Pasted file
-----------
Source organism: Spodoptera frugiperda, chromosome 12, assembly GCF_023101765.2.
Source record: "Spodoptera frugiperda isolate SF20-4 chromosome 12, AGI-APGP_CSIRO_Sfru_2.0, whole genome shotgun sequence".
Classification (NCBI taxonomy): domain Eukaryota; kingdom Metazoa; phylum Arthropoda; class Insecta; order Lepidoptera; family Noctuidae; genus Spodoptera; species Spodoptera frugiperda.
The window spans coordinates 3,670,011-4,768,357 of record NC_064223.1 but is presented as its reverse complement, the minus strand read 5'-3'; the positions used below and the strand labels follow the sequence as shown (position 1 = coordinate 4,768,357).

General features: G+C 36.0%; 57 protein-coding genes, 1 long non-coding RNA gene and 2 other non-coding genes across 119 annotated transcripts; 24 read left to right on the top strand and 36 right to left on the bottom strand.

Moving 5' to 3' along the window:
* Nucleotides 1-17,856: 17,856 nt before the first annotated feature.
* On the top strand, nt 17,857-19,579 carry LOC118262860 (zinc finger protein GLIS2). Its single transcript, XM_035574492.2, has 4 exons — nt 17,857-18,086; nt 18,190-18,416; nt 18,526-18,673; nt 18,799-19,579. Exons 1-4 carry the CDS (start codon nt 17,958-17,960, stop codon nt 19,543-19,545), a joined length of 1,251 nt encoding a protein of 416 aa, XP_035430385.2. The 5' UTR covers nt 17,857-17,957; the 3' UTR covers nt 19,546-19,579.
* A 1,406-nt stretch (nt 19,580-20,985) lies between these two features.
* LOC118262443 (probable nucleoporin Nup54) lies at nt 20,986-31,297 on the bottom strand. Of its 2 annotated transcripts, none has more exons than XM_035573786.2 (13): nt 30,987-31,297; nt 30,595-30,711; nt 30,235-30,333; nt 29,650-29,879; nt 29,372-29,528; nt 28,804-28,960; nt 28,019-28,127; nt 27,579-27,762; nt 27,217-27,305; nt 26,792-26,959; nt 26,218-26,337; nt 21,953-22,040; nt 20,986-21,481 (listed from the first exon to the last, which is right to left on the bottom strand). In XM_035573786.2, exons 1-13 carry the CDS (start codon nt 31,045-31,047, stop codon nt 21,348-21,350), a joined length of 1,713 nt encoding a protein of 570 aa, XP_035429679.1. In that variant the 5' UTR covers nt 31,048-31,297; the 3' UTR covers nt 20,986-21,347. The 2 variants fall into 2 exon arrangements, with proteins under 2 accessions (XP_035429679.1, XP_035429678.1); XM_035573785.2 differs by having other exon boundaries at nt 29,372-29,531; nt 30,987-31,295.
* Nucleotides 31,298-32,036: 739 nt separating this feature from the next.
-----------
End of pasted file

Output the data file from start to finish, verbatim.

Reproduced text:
Source organism: Spodoptera frugiperda, chromosome 12, assembly GCF_023101765.2.
Source record: "Spodoptera frugiperda isolate SF20-4 chromosome 12, AGI-APGP_CSIRO_Sfru_2.0, whole genome shotgun sequence".
Classification (NCBI taxonomy): domain Eukaryota; kingdom Metazoa; phylum Arthropoda; class Insecta; order Lepidoptera; family Noctuidae; genus Spodoptera; species Spodoptera frugiperda.
The window spans coordinates 3,670,011-4,768,357 of record NC_064223.1 but is presented as its reverse complement, the minus strand read 5'-3'; the positions used below and the strand labels follow the sequence as shown (position 1 = coordinate 4,768,357).

General features: G+C 36.0%; 57 protein-coding genes, 1 long non-coding RNA gene and 2 other non-coding genes across 119 annotated transcripts; 24 read left to right on the top strand and 36 right to left on the bottom strand.

Moving 5' to 3' along the window:
* Nucleotides 1-17,856: 17,856 nt before the first annotated feature.
* On the top strand, nt 17,857-19,579 carry LOC118262860 (zinc finger protein GLIS2). Its single transcript, XM_035574492.2, has 4 exons — nt 17,857-18,086; nt 18,190-18,416; nt 18,526-18,673; nt 18,799-19,579. Exons 1-4 carry the CDS (start codon nt 17,958-17,960, stop codon nt 19,543-19,545), a joined length of 1,251 nt encoding a protein of 416 aa, XP_035430385.2. The 5' UTR covers nt 17,857-17,957; the 3' UTR covers nt 19,546-19,579.
* A 1,406-nt stretch (nt 19,580-20,985) lies between these two features.
* LOC118262443 (probable nucleoporin Nup54) lies at nt 20,986-31,297 on the bottom strand. Of its 2 annotated transcripts, none has more exons than XM_035573786.2 (13): nt 30,987-31,297; nt 30,595-30,711; nt 30,235-30,333; nt 29,650-29,879; nt 29,372-29,528; nt 28,804-28,960; nt 28,019-28,127; nt 27,579-27,762; nt 27,217-27,305; nt 26,792-26,959; nt 26,218-26,337; nt 21,953-22,040; nt 20,986-21,481 (listed from the first exon to the last, which is right to left on the bottom strand). In XM_035573786.2, exons 1-13 carry the CDS (start codon nt 31,045-31,047, stop codon nt 21,348-21,350), a joined length of 1,713 nt encoding a protein of 570 aa, XP_035429679.1. In that variant the 5' UTR covers nt 31,048-31,297; the 3' UTR covers nt 20,986-21,347. The 2 variants fall into 2 exon arrangements, with proteins under 2 accessions (XP_035429679.1, XP_035429678.1); XM_035573785.2 differs by having other exon boundaries at nt 29,372-29,531; nt 30,987-31,295.
* Nucleotides 31,298-32,036: 739 nt separating this feature from the next.